Two Sides to Every Coin

by Alexandra Walsh ’18, intern in Byzantine Collections Catalogues

My fellow interns sometimes joke that it’s only a matter of time before I mistake a silver solidus of Theodosius III for a quarter as I pay for a can of soda at the nearest vending machine. My mind, they joke, has been boggled by the hundreds of Byzantine coins I’ve examined and catalogued over the past few months. But even with a caliper in one latex-gloved hand, and a gold nomisma hyperperon in the other, there’s no way that I will confuse my familiar American coinage with these expertly stamped pieces of Byzantine History.

As the intern for the Dumbarton Oaks Museum, I have had the chance to work on a number of projects, including compiling a functional bibliography for the new Byzantine Textiles project and sitting in on exhibition planning meetings for the 75th anniversary of the institution. These experiences have allowed me to witness the complex inner workings of the museum world.

Like most of today’s museums, Dumbarton Oaks is striving to digitize its collections to ensure that they are more accessible to scholars and visitors alike. Computers and databases may seem a bit out of place here—an eruption of modernity between the volumes of Sotheby’s catalogues standing in bookshelf and the hand written notes of Philip Grierson, the brilliant British numismatist who occupied a curatorial post here at Dumbarton Oaks from 1955 until 1997. While there are nine published catalogues of Byzantine coins from the Dumbarton Oaks and Whittemore Collections, many of the 12,000 coins, including more recent acquisitions, are still not included in print. Therefore, the museum’s current mission is to mount the post-catalogue acquisitions online.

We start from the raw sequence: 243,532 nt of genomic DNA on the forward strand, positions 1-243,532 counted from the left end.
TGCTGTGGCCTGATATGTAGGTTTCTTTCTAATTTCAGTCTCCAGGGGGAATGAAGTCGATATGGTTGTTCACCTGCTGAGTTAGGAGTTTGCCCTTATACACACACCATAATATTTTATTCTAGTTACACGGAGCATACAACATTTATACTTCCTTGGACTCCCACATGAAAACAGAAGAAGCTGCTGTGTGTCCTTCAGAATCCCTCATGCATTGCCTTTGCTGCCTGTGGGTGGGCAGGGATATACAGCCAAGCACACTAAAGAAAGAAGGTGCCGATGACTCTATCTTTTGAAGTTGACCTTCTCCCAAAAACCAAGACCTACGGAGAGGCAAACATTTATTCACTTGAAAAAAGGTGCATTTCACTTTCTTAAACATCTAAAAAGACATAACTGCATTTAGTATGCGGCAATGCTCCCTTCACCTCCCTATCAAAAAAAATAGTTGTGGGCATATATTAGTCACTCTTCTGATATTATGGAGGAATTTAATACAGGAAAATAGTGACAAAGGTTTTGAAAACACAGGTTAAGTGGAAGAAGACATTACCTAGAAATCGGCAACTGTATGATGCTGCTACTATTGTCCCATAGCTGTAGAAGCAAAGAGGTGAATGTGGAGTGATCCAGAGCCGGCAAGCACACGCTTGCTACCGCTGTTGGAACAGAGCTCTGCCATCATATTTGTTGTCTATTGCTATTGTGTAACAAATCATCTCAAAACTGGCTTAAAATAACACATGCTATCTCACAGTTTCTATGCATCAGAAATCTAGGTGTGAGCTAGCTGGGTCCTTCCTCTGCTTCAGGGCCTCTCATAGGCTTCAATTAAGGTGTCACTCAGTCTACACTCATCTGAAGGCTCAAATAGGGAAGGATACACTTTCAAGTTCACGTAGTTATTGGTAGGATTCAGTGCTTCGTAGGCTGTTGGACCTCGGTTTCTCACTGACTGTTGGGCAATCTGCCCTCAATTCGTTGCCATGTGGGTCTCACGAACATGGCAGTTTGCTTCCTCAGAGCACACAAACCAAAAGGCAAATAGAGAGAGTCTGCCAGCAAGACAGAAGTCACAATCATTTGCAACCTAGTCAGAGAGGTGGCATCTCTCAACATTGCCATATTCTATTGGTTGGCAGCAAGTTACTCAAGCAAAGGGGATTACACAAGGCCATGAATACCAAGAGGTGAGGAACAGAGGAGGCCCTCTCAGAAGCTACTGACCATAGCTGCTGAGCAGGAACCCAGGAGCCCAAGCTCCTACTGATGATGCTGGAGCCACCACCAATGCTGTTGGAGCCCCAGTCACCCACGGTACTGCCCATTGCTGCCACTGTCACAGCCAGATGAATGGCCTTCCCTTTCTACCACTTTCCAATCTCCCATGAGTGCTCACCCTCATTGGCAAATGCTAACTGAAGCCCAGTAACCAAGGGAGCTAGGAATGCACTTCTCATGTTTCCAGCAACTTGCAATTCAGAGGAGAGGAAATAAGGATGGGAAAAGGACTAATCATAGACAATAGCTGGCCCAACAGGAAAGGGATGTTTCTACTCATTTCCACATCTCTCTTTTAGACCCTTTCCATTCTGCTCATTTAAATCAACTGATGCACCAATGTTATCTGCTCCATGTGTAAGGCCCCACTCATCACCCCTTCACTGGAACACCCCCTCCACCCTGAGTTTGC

Gold Solidus of the Empress Irene (797-802). Notice her bust is struck on both the obverse and reverse sides of the coin. (Accession Number: BZC.1948.17.2543)

Gold Solidus of the Empress Irene (797-802). Notice her bust is struck on both the obverse and reverse sides of the coin. (Accession Number: BZC.1948.17.2543)

That’s where I come in. Among my various projects, I have spent a great deal of time surrounding myself with money! Though I’ve catalogued over 140 coins onto the website, spot-checked, typed, and charted, the real fun comes when my magnifying glass and I head down to the two coins safes in the basement to do a little digging.

Every coin has an obverse and a reverse side. And I see every Byzantine coin in two distinct ways. Examining each precious face is the methodical means of preserving and tracking the past, giving true historical context. Flipping the coin over, each figure of Christ seated on a back-less throne and every Greek inscription stamped on a piece of copper tells its own story about the coin and its place in Byzantine society.